Inflation in Ireland rose to 5.4% in November, according to the latest "flash" estimate from the EU's statistical agency Eurostat.
This compares to 5.1% recorded in October.
A flash estimate is the estimated broad headline inflation figure. More detailed confirmed inflation figures will be published next month by the Central Statistics Office.
Eurostat said today that euro zone inflation soared to its highest rate on record this month on surging energy costs, likely peaking before a slow decline that will keep it uncomfortably high for much of the next year.
Consumer price growth in the 19 countries sharing the euro accelerated to 4.9% in November.
This was by far the highest level in the 25 years since the figure has been compiled, while it was up from 4.1% a month earlier and well ahead of expectations for 4.5%.
Energy prices were up 27% compared with a year earlier as oil prices soared but inflation in services and non-energy industrial goods, a drag on price growth in past years, were both above 2%, suggesting a rapid rise in underlying price pressures.
Although inflation is now more than twice the European Central Bank's 2% target, it is unlikely to trigger any policy action, even if the data make for uncomfortable reading and could trigger political pressure on the ECB to rein in price growth.
The ECB has long argued that the inflation surge is temporary, caused by a range of one-off factors.
It predicts it will subside over time so policy action now would be counterproductive as it would thwart economic growth just when inflation eases on their own.
While some policymakers have warned that high inflation, even if temporary, could trigger a surge in wages, ECB President Christine Lagarde and chief economist Philip Lane have dismissed this argument.
They said that wage growth remains anaemic and there is no sign that firms are permanently altering their remuneration behaviour.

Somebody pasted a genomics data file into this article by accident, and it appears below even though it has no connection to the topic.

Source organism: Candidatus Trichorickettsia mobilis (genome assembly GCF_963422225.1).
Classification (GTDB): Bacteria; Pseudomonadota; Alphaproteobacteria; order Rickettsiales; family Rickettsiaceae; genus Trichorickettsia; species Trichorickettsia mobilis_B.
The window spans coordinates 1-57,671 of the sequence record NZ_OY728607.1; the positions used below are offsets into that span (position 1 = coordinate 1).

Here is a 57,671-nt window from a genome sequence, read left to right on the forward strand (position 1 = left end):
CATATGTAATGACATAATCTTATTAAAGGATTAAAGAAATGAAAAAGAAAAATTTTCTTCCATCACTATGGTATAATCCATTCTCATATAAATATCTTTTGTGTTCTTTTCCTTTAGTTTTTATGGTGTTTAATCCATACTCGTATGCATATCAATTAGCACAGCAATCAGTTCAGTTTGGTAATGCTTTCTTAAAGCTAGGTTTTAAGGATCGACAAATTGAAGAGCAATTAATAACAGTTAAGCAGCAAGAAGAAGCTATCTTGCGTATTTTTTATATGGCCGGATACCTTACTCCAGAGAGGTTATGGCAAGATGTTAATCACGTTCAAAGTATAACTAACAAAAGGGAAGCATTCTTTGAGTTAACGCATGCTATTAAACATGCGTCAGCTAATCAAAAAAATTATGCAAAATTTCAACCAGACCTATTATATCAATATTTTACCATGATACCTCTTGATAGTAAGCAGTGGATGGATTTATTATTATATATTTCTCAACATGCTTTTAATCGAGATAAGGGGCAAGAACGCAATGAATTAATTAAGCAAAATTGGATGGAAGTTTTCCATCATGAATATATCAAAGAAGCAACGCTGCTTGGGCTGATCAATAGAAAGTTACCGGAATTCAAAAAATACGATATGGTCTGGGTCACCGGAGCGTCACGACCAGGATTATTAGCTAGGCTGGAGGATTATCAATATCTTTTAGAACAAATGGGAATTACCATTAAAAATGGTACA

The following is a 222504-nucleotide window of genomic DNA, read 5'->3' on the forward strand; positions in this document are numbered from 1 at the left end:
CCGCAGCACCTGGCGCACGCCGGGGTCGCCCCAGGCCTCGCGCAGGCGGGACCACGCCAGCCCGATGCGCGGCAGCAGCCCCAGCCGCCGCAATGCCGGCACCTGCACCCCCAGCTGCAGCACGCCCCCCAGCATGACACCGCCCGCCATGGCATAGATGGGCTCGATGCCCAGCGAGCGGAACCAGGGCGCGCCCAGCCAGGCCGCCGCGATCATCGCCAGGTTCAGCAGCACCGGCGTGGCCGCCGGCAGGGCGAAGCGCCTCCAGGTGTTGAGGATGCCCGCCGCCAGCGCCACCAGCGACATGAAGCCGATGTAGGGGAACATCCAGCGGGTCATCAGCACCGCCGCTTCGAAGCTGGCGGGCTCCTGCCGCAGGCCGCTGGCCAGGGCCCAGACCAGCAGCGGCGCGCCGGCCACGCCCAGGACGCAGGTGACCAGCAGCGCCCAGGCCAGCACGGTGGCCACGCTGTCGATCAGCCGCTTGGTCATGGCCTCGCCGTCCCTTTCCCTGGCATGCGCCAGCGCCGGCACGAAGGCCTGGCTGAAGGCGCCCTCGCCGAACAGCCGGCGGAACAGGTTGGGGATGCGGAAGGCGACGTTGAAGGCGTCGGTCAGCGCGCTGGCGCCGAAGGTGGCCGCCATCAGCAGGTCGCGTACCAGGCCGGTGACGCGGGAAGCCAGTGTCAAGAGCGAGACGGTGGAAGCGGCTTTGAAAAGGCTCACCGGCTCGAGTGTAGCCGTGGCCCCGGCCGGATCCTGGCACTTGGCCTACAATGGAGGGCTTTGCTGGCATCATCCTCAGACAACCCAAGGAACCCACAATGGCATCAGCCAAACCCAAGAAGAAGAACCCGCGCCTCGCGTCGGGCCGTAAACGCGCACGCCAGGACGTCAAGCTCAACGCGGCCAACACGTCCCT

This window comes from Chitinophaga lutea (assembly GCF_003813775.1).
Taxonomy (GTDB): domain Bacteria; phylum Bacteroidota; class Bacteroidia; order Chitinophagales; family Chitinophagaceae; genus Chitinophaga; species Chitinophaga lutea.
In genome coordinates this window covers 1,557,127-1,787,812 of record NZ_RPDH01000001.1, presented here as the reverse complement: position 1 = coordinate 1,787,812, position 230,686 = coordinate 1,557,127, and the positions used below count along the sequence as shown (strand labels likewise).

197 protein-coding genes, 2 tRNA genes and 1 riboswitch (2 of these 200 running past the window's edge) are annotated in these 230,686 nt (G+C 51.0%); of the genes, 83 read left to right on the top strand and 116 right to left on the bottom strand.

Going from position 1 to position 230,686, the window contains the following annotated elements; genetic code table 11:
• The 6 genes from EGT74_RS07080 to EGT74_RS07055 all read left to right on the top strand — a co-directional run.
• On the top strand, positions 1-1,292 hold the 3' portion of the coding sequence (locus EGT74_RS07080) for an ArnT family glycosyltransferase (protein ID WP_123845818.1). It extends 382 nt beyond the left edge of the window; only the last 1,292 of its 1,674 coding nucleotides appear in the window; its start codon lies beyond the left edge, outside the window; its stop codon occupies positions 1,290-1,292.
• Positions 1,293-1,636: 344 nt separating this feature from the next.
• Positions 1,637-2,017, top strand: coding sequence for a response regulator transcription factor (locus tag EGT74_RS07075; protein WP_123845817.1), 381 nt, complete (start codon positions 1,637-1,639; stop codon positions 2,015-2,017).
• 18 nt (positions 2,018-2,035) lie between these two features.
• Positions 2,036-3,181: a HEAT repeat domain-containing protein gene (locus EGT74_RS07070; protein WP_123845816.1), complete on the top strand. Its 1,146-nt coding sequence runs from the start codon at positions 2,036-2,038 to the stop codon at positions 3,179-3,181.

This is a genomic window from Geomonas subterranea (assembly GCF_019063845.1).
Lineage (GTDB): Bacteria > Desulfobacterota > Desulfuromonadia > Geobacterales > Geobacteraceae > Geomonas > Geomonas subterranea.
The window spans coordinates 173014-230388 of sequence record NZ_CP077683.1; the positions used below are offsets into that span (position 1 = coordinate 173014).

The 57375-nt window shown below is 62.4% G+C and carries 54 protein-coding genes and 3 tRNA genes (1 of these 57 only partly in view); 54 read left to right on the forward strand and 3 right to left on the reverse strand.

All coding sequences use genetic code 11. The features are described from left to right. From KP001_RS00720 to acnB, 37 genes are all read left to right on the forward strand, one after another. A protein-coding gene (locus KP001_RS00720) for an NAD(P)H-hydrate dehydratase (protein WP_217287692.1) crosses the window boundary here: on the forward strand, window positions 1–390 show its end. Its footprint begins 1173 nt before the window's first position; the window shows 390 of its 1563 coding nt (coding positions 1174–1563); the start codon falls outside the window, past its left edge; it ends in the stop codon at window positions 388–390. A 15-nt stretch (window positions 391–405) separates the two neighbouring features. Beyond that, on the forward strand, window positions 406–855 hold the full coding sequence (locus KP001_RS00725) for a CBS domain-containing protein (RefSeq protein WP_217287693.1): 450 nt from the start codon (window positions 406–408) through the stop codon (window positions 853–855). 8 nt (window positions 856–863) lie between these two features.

Indeed, the ECB has promised continued stimulus with bond buys and record low rates throughout 2022, even as a long list of central banks around the world are already tightening policy.
The potential headache is that inflation will now take months to drop and could stay above the ECB's target until the second half of 2022, a communication challenge for a bank that has struggled with low inflation for a decade and has little experience with price growth above its target.
Underlying prices, a key focus for policymakers as they exclude volatile food and energy prices, also surged.
Inflation excluding food and fuel prices and a narrower measure that also excludes alcohol and tobacco products, both rose to 2.6%, well ahead of expectations for 2.3%.
Although both of those figures were high, Professor Philip Lane has dismissed these readings in the recent weeks, arguing that they are skewed by post-pandemic factors and so are not accurate gauges of actual underlying price growth.
The ECB will next meet on December 16, when it is almost certain to end a €1.85 trillion emergency bond purchase scheme but will likely ramp up other measures to make up for the lost stimulus.
Inflation in Germany was estimated to have been 6% in November while Belgium's rate jumped to 7.1%. France, meanwhile, was lower at 3.4%.